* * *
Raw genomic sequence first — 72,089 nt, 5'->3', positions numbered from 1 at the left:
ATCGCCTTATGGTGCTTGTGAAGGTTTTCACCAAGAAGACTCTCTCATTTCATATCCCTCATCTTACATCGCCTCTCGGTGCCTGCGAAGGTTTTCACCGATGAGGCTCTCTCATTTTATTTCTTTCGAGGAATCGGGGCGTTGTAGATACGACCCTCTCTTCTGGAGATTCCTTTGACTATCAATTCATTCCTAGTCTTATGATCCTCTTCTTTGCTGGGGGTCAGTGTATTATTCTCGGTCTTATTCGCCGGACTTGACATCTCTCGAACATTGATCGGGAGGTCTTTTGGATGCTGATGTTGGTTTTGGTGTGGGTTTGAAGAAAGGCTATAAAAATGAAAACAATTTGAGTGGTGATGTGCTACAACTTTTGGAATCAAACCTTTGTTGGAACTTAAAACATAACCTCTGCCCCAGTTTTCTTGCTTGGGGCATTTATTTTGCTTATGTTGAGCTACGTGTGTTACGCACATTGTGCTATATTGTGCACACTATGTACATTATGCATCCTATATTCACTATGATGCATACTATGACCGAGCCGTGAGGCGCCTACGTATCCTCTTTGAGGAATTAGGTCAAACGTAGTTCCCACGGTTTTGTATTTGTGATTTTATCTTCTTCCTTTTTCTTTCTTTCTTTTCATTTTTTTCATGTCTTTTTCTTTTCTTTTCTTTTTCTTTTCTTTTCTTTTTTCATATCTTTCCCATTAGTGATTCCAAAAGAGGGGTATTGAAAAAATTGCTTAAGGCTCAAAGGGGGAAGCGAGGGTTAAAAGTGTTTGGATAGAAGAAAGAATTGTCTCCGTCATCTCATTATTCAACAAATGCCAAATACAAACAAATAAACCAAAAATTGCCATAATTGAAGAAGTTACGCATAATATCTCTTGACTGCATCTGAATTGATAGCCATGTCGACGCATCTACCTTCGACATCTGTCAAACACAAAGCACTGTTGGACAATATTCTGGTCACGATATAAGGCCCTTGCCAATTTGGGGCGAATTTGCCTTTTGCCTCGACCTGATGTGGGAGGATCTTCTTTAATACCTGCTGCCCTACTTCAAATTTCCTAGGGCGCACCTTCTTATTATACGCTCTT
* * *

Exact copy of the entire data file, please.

Raw genomic sequence first — 72,089 nt, 5'->3', positions numbered from 1 at the left:
ATCGCCTTATGGTGCTTGTGAAGGTTTTCACCAAGAAGACTCTCTCATTTCATATCCCTCATCTTACATCGCCTCTCGGTGCCTGCGAAGGTTTTCACCGATGAGGCTCTCTCATTTTATTTCTTTCGAGGAATCGGGGCGTTGTAGATACGACCCTCTCTTCTGGAGATTCCTTTGACTATCAATTCATTCCTAGTCTTATGATCCTCTTCTTTGCTGGGGGTCAGTGTATTATTCTCGGTCTTATTCGCCGGACTTGACATCTCTCGAACATTGATCGGGAGGTCTTTTGGATGCTGATGTTGGTTTTGGTGTGGGTTTGAAGAAAGGCTATAAAAATGAAAACAATTTGAGTGGTGATGTGCTACAACTTTTGGAATCAAACCTTTGTTGGAACTTAAAACATAACCTCTGCCCCAGTTTTCTTGCTTGGGGCATTTATTTTGCTTATGTTGAGCTACGTGTGTTACGCACATTGTGCTATATTGTGCACACTATGTACATTATGCATCCTATATTCACTATGATGCATACTATGACCGAGCCGTGAGGCGCCTACGTATCCTCTTTGAGGAATTAGGTCAAACGTAGTTCCCACGGTTTTGTATTTGTGATTTTATCTTCTTCCTTTTTCTTTCTTTCTTTTCATTTTTTTCATGTCTTTTTCTTTTCTTTTCTTTTTCTTTTCTTTTCTTTTTTCATATCTTTCCCATTAGTGATTCCAAAAGAGGGGTATTGAAAAAATTGCTTAAGGCTCAAAGGGGGAAGCGAGGGTTAAAAGTGTTTGGATAGAAGAAAGAATTGTCTCCGTCATCTCATTATTCAACAAATGCCAAATACAAACAAATAAACCAAAAATTGCCATAATTGAAGAAGTTACGCATAATATCTCTTGACTGCATCTGAATTGATAGCCATGTCGACGCATCTACCTTCGACATCTGTCAAACACAAAGCACTGTTGGACAATATTCTGGTCACGATATAAGGCCCTTGCCAATTTGGGGCGAATTTGCCTTTTGCCTCGACCTGATGTGGGAGGATCTTCTTTAATACCTGCTGCCCTACTTCAAATTTCCTAGGGCGCACCTTCTTATTATACGCTCTT